Tuesday, June 7, 2016

964. The Lord of the Rings

The Lord of the Rings
2001, 2002, 2003
Directed by Peter Jackson

As you could probably tell from previous posts, I am a bit of a nerd.  Consequently, I love the Lord of the Rings.  I even have a map of Middle Earth in my bedroom, which, I assure you, is quite the man magnet.  I also own my own Evenstar Pendant.  You know what, I should probably stop sharing.

The Powers That Be have condensed the trilogy into one entry on the List.  One entry to rule them all...Okay, that one even made me groan.  Regardless, I think this is cheating a bit, as I think Jackson did a brilliant job of making each movie a self contained adventure.  In any case, it is a bit difficult to summarize twelve hours worth of excitement in a short paragraph.  Let's just say even the smallest person can change the course of the future.

So basically, these films (and books) are the best that the fantasy world has to offer.  Obviously the special effects and battle sequences are absolutely spectacular, but I loved the less flashy scenes in this series just as much.  The friendship between the characters is incredibly powerful and I am pretty sure my Best Line Oscar nominations for the 2000s will consist solely of quotes from this film.  I also thought the acting was spectacular but that might just be because I'm in love with half of the cast.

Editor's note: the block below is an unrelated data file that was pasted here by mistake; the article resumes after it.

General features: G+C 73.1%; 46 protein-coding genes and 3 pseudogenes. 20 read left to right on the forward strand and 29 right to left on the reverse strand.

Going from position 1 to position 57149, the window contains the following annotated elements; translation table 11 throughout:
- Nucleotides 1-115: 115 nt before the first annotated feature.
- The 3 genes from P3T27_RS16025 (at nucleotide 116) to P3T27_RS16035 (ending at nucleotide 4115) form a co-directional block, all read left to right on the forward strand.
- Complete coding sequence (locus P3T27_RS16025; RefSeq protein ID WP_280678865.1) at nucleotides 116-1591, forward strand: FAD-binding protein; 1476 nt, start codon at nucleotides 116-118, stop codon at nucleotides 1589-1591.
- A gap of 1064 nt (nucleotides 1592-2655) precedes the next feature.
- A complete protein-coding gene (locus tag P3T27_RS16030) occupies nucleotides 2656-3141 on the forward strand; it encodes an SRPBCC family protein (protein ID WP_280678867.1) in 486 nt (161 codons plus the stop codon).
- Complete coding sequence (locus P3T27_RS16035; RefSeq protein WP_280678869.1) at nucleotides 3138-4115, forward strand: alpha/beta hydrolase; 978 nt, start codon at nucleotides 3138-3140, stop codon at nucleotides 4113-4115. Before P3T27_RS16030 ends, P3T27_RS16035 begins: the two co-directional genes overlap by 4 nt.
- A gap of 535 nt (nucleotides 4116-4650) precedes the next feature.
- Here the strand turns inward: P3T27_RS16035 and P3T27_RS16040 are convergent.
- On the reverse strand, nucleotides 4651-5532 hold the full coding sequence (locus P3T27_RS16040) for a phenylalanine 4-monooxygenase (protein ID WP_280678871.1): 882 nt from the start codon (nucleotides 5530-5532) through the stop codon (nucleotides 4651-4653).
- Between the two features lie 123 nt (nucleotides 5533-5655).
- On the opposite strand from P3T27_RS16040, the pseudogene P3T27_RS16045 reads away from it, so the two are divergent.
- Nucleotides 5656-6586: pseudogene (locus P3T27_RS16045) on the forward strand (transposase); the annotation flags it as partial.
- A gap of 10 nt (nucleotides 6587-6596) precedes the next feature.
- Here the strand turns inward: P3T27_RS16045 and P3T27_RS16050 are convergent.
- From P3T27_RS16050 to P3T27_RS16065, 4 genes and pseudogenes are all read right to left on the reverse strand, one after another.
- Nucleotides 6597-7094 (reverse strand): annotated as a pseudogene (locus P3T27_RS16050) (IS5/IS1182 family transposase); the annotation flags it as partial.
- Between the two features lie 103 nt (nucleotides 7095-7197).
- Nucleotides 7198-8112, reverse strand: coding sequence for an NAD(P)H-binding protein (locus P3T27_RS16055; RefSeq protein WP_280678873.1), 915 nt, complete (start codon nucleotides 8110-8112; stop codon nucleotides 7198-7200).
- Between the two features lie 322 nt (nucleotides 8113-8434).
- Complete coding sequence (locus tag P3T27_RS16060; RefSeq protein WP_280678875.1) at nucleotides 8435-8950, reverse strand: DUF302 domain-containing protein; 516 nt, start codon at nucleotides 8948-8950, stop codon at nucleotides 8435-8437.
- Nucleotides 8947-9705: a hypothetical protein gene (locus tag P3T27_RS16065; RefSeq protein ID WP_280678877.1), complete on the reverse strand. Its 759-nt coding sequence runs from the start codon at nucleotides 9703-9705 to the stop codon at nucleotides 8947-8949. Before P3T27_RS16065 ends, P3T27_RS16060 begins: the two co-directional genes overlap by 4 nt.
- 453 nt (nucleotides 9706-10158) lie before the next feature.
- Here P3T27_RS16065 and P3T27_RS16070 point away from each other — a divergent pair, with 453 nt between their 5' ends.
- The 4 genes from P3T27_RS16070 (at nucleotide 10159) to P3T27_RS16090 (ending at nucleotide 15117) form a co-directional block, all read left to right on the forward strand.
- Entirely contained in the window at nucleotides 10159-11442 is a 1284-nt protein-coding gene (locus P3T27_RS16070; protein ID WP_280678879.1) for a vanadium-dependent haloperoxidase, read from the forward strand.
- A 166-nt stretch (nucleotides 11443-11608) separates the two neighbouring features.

I could go on and on about this series, but I suppose I will end it here by saying that the Lord of the Rings is pretty much perfect.  Also, apparently Viggo Mortensen is a talented swordsman in real life which is...interesting to all of us.

RATING: *****

Interesting Facts:

Andy Serkis drank "Gollum juice" (honey, lemon, and ginger) to keep his throat lubricated for his vocal performance.

Gimli's armor weighed 66 pounds.

Kate Winslet was offered the role of Eowyn.


  1. I thought the first film didn't quite have enough confidence and this informed some key mistakes such as underplaying the whole Council of Elrond thing and not finding room for Tom Bombadil. On the other hand, by the time of the last film the makers were starting to believe their own press releases whilst no new layers of ideas were being added to the vision of Middle Earth. It's the second film that hits the sweet spot between these factors, but you can hardly put that in this list and simply ignore the other two.

    An extraordinary attempt to film what was essentially seen as an unfilmable book. I suspect that history will regard both film and book as the absolute Granddaddy of their respective fantasy genres rather than the best.